• Year #4 we did all of the above, plus updated their website to feature the campaign for the entire month of August.  We raised even more.
  • Year #5 we did all of the above, plus we asked a major donor to provide a match.  We raised even more.
  • Year #6 we did all of the above and used the campaign as a way to increase major donor giving over the summer.  We raised even more.

Today, this campaign is a pillar of the organization’s fundraising plan.  In addition to raising several buckets of money, it raises awareness about what happens to kids who experience homelessness.  It’s brought new donors into the organization.  It brought some donors deeper into the organization’s programs.

And it all started with one email that worked. 

So if you send out something that works, do two things:

  1. Notice what the campaign asked for.  In this case, it asked donors to provide a new outfit and backpack with school supplies for a child.
  2. Then ask yourself how you can get that same ask in front of even more people, even more times, at the same time of year.

After you go through this process a few times. you’ll have multiple proven campaigns with predictable, increasing revenue.  These campaigns become very real “assets” that reliably raise money year after year.

Send the Same Thing at the Same Time to Save Time


When you send out a fundraising letter or email that works great, I want you to do something: plan to send out the same message, in the same format, at the same time next year.

Think about how much time you could save!

And wouldn’t you love knowing that what you send next year is going to work great?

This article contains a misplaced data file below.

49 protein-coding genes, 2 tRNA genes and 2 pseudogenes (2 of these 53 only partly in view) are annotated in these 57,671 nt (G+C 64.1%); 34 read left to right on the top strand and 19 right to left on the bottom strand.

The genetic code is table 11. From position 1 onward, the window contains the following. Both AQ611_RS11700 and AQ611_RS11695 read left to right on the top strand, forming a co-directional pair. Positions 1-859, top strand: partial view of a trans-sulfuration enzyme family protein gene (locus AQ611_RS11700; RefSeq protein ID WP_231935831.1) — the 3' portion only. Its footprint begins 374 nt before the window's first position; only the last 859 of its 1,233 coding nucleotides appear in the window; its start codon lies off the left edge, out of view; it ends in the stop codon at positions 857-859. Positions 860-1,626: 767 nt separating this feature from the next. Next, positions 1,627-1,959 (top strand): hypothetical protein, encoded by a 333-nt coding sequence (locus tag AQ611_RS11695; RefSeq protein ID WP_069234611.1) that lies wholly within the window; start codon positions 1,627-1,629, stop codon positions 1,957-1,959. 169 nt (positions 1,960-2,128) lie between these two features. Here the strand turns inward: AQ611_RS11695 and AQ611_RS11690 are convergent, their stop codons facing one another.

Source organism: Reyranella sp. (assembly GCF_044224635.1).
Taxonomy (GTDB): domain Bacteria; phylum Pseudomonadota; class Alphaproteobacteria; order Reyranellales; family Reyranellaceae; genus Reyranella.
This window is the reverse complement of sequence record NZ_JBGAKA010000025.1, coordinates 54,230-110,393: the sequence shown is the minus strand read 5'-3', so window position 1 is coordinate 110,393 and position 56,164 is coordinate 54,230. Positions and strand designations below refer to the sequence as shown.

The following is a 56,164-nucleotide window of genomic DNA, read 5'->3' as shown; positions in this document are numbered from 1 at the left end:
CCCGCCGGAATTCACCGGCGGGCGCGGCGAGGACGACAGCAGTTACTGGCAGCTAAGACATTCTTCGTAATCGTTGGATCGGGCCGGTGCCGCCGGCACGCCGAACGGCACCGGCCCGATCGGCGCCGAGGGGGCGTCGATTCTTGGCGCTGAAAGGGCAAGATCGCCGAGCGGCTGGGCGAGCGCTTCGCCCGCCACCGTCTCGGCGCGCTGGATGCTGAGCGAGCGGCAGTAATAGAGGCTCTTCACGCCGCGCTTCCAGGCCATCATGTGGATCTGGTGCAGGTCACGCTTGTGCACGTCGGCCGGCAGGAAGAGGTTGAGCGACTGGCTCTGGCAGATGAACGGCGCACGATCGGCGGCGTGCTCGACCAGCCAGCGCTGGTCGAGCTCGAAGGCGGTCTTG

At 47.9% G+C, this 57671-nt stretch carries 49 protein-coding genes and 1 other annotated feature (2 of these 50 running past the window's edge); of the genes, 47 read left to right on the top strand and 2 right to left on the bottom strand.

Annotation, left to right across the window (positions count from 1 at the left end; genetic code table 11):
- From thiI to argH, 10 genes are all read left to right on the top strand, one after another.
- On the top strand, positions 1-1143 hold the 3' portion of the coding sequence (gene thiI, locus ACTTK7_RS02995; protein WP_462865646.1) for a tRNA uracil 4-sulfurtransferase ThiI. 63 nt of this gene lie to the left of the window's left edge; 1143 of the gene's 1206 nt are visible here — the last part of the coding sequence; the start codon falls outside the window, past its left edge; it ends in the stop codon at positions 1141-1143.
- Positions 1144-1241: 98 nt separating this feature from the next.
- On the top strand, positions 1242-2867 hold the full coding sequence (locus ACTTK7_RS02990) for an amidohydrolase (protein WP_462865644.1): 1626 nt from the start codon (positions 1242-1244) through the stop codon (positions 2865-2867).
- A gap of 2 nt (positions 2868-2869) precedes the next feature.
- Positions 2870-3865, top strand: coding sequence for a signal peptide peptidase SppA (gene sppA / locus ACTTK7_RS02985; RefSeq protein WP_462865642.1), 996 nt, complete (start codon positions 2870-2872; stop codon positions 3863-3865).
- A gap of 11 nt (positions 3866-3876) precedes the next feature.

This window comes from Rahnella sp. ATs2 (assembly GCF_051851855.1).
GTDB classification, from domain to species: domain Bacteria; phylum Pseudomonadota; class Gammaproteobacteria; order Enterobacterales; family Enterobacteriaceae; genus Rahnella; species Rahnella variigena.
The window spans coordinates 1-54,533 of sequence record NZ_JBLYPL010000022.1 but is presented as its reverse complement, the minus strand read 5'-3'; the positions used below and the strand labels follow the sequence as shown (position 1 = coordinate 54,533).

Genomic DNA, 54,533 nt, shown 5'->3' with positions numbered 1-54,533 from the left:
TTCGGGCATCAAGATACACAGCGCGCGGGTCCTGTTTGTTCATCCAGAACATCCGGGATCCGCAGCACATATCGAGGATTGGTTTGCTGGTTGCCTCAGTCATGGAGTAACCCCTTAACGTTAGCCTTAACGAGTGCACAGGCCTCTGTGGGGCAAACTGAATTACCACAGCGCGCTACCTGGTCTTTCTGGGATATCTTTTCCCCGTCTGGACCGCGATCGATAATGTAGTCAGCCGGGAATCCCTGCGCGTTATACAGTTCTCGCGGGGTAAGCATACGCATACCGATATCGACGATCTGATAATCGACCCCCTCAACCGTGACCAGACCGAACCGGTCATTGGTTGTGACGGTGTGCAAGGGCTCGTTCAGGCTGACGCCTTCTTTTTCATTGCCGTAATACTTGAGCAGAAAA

If you’re not already using this strategy, here are some examples of letters / emails / campaigns that nonprofits we serve are successfully repeating each year…

  • March “Send a kid to the museum for a day”
  • Late January “Monthly donor recruitment” campaign
  • July “Stop a girl from becoming a child bride”
  • Early August “Back to school”
  • Late October “Thanksgiving meals”
  • Early May “Send a kid to summer camp for a day”
  • Summer “Provide clean water for a family”
  • Early November “Christmas Newsletter”
  • Late October “Fall gift catalog”
  • Early March “Easter appeal”
  • September “Persecuted Church” campaign
  • Early June “Summer Book Drive”
  • Early May “Help a graduating student with disabilities get a job interview”

All of the above letters / emails / campaigns are reliable performers where the nonprofit can count on raising a bunch of money.

They all started when we sent a letter or email, noticed that it did particularly well, and we decided to “do it again next year.”

Specifically, we sent the same message (with the same “offer”), in the same format, at about the same time.  The writing and design was updated only as much as absolutely necessary. 

When you use this strategy, four powerful things happen:

  1. You do less work because it takes less time to “update last year’s letter / email / campaign” than it does to “create a new letter / email / campaign from scratch.”
  2. You have more energy for other projects because of the “lighter lift” required by mail and email fundraising.
  3. Over time, your annual plan fills up with proven winners, so your annual revenue becomes more predictable
  4. You start raising more money every year because you get better and better at knowing what makes each letter / email / campaign work well.